This past week we have discussed the values of local food v. nationally/internationally distributed products.  What I have concluded from this is that both systems should exist simultaneously.  These are both extremes and either are possible all the time.  Even when food trade was developing and at its peak local food sales did not completely disappear.  Throughout time there has been and always will be a constant push and pull between these two systems.  Ideally the local food system will promote transparent exchanges for larger scale food exchanges.  The environmental and organic movements can also contribute to both of these systems by encouraging ecologically friendly farming techniques, opposing cruel treatment to animals, and supporting fair treatment of laborers.  Our utopia cannot be one of these movements because if we focus solely on the local movement developing nations that supply us with produce will be significantly impacted.  If we continue to heavily trade and transport food the quality and level of safety of the food is at risk.  Furthermore if we only grow organically or environmentally friendly the cost of food can increase to a point that is unattainable for people of lower income.  This is not to say that each person has to be neutral and buy tomatoes from Florida, bananas from South America, and locally grown blueberries.  The point is that it is good to have foodies who only eat exotic and authentic food that is locally grown, while their neighbor shops at the grocery store for produce from around the world organic or not.  In the US we have such a diversity of food purchasing methods that it doesn’t matter if one person does something different.  The purpose though is for everyone to interact and learn about the other systems and their benefits in an effort to make the system the best as possible.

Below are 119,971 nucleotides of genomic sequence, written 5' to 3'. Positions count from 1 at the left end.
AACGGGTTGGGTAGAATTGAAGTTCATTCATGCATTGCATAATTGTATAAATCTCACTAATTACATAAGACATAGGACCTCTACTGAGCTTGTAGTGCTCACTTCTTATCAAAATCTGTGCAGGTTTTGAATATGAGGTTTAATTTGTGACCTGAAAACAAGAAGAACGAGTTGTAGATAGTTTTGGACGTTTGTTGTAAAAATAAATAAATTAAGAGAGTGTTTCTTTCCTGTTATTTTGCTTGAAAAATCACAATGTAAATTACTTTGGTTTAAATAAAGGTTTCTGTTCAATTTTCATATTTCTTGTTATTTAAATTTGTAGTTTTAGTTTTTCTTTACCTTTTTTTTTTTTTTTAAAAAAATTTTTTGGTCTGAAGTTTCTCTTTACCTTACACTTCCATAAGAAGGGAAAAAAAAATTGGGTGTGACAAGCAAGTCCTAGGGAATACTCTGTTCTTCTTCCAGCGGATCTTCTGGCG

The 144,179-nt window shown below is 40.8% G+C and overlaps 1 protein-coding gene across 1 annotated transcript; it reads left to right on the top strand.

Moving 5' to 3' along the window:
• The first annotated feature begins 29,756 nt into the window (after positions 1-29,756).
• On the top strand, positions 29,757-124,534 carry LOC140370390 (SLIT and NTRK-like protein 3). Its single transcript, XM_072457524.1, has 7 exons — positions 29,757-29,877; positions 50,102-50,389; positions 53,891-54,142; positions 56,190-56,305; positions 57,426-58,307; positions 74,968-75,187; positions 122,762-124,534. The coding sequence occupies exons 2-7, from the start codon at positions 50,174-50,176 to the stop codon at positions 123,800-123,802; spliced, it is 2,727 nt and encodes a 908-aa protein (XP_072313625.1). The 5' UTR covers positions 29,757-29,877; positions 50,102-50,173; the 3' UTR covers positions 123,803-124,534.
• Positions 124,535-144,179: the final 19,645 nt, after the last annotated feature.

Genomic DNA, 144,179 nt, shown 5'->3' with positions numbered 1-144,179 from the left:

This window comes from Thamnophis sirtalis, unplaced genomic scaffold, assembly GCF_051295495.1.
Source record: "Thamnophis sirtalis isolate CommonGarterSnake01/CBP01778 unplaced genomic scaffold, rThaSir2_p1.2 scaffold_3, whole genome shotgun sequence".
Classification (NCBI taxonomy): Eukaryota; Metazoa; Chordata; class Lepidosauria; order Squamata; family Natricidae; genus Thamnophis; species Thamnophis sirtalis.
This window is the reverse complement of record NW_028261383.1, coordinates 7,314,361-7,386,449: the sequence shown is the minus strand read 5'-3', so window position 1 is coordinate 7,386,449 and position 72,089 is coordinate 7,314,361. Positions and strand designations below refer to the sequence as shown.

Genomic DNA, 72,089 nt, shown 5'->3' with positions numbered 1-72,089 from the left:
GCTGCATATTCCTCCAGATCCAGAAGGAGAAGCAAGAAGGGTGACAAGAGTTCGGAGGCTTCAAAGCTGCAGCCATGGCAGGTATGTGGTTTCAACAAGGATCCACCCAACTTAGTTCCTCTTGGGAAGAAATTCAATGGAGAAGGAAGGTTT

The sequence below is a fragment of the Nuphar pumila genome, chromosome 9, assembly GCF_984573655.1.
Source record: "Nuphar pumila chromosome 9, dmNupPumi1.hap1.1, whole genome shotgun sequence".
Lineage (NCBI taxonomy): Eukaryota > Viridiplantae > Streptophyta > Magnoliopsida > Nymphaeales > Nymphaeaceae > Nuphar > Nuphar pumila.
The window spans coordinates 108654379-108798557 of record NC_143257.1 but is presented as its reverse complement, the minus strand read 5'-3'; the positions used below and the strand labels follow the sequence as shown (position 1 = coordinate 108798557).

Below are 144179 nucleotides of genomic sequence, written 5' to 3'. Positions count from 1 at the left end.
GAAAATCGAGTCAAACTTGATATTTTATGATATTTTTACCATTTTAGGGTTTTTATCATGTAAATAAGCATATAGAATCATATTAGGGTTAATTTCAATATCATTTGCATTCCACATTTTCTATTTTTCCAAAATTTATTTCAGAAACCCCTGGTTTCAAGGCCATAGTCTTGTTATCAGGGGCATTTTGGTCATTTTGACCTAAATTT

Many people understand that the government is in charge of food safety, yet regulation is heavily influenced by farm and meat industries that are looking to make a profit.  Nestle points out that advertising agencies also use the law and government protections to use manipulative methods of advertising junk food.  The problem is that marketing agencies are smarter than what some consumers would like.  They have come to understand the powers of children; so instead of marketing junk food to parents they target children in hopes that they can convince their parents to buy the product.  Many people view this as unfair manipulation because the children do not understand that the product is unhealthy.  Some nutritionists are connecting child obesity to advertising methods such as this.  In response they are proposing regulations that limit the population that can be targeted for junk food.  The marketing agencies are using their first amendment rights to continue their ways.  There are two problems with this situation.  The first is that consumers would like to believe or would like to make a food system that produces what is best for consumers and looks out for their well being.  This is far from true.  The food system is an economic system out to make a profit; they care little about the effects their products have on their consumers.  The only way to convince them to care is to not buy their product but buy one that is healthier.  In this case consumers are in control.  So instead of trying to limit advertising capabilities agencies working against childhood obesity should try and change American’s consumer habits of buying junk food.  The other problem is that when large corporations were founded the government decided to treat each one as an individual meaning that they are held to the same standards as one citizen.  In some ways Nestle is arguing that corporations should be held to higher standards one that protects the well being of US citizens.  In conclusion I agree that advertising agencies unfairly use children, but at the same time there are consumer misunderstandings and flaws in our political system that allows them to do so.

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